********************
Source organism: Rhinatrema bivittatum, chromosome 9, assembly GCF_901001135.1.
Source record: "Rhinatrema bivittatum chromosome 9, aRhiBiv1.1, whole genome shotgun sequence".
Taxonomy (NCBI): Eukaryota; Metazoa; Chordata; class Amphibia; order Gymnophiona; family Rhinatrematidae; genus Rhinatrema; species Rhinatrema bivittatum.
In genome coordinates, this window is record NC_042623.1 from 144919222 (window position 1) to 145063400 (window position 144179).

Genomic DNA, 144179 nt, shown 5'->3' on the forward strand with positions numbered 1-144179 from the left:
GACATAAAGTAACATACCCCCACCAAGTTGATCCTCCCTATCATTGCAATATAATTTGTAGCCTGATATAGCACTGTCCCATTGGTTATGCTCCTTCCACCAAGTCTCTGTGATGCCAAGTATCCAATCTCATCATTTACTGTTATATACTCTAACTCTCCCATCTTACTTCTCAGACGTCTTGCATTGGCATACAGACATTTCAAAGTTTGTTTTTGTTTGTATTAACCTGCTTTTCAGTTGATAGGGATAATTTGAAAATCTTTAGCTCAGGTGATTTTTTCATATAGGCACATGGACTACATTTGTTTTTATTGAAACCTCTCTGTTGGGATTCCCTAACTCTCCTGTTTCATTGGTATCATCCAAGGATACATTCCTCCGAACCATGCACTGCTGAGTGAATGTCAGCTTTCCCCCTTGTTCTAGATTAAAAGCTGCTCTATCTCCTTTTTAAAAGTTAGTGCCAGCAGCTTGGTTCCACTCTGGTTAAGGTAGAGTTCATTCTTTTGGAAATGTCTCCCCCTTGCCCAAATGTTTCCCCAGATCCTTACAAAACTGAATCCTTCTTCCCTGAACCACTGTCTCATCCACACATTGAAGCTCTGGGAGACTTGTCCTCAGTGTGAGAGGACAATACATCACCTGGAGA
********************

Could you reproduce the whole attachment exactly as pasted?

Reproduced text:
Source organism: Rhinatrema bivittatum, chromosome 9, assembly GCF_901001135.1.
Source record: "Rhinatrema bivittatum chromosome 9, aRhiBiv1.1, whole genome shotgun sequence".
Taxonomy (NCBI): Eukaryota; Metazoa; Chordata; class Amphibia; order Gymnophiona; family Rhinatrematidae; genus Rhinatrema; species Rhinatrema bivittatum.
In genome coordinates, this window is record NC_042623.1 from 144919222 (window position 1) to 145063400 (window position 144179).

Genomic DNA, 144179 nt, shown 5'->3' on the forward strand with positions numbered 1-144179 from the left:
GACATAAAGTAACATACCCCCACCAAGTTGATCCTCCCTATCATTGCAATATAATTTGTAGCCTGATATAGCACTGTCCCATTGGTTATGCTCCTTCCACCAAGTCTCTGTGATGCCAAGTATCCAATCTCATCATTTACTGTTATATACTCTAACTCTCCCATCTTACTTCTCAGACGTCTTGCATTGGCATACAGACATTTCAAAGTTTGTTTTTGTTTGTATTAACCTGCTTTTCAGTTGATAGGGATAATTTGAAAATCTTTAGCTCAGGTGATTTTTTCATATAGGCACATGGACTACATTTGTTTTTATTGAAACCTCTCTGTTGGGATTCCCTAACTCTCCTGTTTCATTGGTATCATCCAAGGATACATTCCTCCGAACCATGCACTGCTGAGTGAATGTCAGCTTTCCCCCTTGTTCTAGATTAAAAGCTGCTCTATCTCCTTTTTAAAAGTTAGTGCCAGCAGCTTGGTTCCACTCTGGTTAAGGTAGAGTTCATTCTTTTGGAAATGTCTCCCCCTTGCCCAAATGTTTCCCCAGATCCTTACAAAACTGAATCCTTCTTCCCTGAACCACTGTCTCATCCACACATTGAAGCTCTGGGAGACTTGTCCTCAGTGTGAGAGGACAATACATCACCTGGAGA